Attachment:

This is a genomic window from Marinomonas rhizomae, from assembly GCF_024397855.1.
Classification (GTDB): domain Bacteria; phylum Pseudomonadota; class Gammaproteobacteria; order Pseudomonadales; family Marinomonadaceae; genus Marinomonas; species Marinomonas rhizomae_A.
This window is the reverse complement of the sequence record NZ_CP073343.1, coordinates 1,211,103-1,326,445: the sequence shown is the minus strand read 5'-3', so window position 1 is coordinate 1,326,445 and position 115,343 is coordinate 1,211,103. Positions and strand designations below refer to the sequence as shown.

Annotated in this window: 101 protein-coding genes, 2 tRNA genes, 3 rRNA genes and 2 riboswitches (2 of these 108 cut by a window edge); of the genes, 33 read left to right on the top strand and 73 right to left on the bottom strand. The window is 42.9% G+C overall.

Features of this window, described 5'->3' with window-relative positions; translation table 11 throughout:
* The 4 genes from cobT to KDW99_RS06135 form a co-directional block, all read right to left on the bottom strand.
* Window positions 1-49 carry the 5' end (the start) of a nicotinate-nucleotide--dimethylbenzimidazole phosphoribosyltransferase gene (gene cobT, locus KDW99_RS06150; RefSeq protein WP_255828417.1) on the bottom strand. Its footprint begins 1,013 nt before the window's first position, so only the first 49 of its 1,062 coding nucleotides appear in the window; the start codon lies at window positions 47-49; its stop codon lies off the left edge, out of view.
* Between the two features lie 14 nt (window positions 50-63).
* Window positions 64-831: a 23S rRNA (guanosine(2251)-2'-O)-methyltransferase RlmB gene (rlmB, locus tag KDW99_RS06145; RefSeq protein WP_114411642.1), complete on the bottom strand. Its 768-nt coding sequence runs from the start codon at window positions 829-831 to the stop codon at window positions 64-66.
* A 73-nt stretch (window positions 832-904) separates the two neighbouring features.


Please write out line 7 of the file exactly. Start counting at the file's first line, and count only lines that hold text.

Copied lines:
* Window positions 1-49 carry the 5' end (the start) of a nicotinate-nucleotide--dimethylbenzimidazole phosphoribosyltransferase gene (gene cobT, locus KDW99_RS06150; RefSeq protein WP_255828417.1) on the bottom strand. Its footprint begins 1,013 nt before the window's first position, so only the first 49 of its 1,062 coding nucleotides appear in the window; the start codon lies at window positions 47-49; its stop codon lies off the left edge, out of view.